During the past two weeks, people in Juneau, Alaska, have cut their power use by 20 percent. They've been turning down thermostats, unplugging appliances and switching to fluorescent bulbs. The local Juneau Empire reports that so many people have started hanging out their laundry that it's impossible to find a clothespin in town.
What's afoot in Juneau isn't a sudden urge to go green and save the planet. Rather, people in Juneau are trying to save money after an unusually large avalanche knocked out their relatively cheap hydroelectric power. A snowslide on April 16 wiped out a 1.5-mile stretch of transmission lines.
For now, the local utility is powering the city with electricity made by burning diesel fuel. But with the price of diesel nearing $4 a gallon, Alaska Electric Light and Power is warning customers to expect bills five times the usual amount — retroactive to the avalanche and continuing at least through May.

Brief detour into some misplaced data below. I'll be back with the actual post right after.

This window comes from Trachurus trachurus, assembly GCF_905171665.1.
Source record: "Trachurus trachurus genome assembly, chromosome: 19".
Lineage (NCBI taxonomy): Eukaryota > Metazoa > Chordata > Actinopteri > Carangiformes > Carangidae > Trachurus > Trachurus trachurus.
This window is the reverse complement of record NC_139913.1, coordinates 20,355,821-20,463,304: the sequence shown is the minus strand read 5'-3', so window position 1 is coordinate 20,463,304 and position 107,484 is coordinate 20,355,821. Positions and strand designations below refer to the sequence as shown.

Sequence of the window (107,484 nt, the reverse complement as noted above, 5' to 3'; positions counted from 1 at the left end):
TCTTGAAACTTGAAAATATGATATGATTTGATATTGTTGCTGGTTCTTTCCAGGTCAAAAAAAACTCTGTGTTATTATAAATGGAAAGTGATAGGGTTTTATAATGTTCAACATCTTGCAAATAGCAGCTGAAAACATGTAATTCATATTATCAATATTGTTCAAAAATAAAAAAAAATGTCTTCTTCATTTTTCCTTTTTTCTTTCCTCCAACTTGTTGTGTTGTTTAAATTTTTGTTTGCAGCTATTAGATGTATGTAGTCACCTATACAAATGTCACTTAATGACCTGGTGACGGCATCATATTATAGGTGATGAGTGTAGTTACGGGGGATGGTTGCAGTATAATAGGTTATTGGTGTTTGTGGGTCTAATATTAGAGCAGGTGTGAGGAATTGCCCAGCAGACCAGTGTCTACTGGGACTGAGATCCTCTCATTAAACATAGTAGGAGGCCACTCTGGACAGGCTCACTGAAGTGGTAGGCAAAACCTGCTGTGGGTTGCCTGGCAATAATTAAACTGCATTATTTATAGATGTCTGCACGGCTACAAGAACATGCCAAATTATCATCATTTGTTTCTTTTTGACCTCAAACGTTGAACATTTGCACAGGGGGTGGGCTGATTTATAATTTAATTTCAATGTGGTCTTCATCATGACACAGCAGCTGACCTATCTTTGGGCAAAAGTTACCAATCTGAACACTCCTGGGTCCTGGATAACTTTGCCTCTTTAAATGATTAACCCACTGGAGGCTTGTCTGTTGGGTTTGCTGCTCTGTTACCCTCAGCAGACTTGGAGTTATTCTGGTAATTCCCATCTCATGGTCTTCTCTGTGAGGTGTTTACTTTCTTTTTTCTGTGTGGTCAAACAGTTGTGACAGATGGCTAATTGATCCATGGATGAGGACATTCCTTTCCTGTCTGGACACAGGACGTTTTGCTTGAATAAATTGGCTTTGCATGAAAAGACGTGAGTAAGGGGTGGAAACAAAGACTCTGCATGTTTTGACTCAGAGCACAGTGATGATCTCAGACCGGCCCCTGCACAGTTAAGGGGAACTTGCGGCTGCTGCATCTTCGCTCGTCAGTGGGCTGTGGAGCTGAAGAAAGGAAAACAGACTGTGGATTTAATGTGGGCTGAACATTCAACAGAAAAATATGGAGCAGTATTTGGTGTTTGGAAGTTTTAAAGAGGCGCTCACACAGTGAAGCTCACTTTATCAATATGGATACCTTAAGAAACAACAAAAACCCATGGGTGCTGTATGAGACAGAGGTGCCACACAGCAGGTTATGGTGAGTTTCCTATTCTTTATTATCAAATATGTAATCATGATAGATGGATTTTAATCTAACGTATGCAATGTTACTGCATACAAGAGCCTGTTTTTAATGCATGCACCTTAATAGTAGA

Reporter John Ryan of Alaska Public Radio station KTOO says that with so much conservation going on, the city is noticeably darker.
"It seems almost universal," he says, with individuals and businesses actively seeking to reduce their use of power.
He says the local airport now keeps the runways dark unless a plane is actually landing or taking off. The streetlights are off, he says, and people are wearing more sweaters. KTOO has turned off its digital TV transmitter to save money, he says. At home, he tries to use as few lights as possible and turns each one off as soon as he no longer needs it.
"When you're expecting a fivefold increase in your electricity bills," he says, "that's a pretty good incentive to change your habits."
Juneau officials have not yet noticed any adverse environmental effects from burning so much fossil fuel, Ryan reports. But he expects that to change as the generators keep cranking in coming months. "We've gone from having one of the cleanest energy supplies anywhere, and now we're turning to diesel," he says.
Meanwhile, the avalanche has shown that people can change their habits — and quickly — if the stakes are high enough. "The mayor sees this as what he calls 'a teachable moment,' one that can really bring energy issues into people's minds," Ryan says.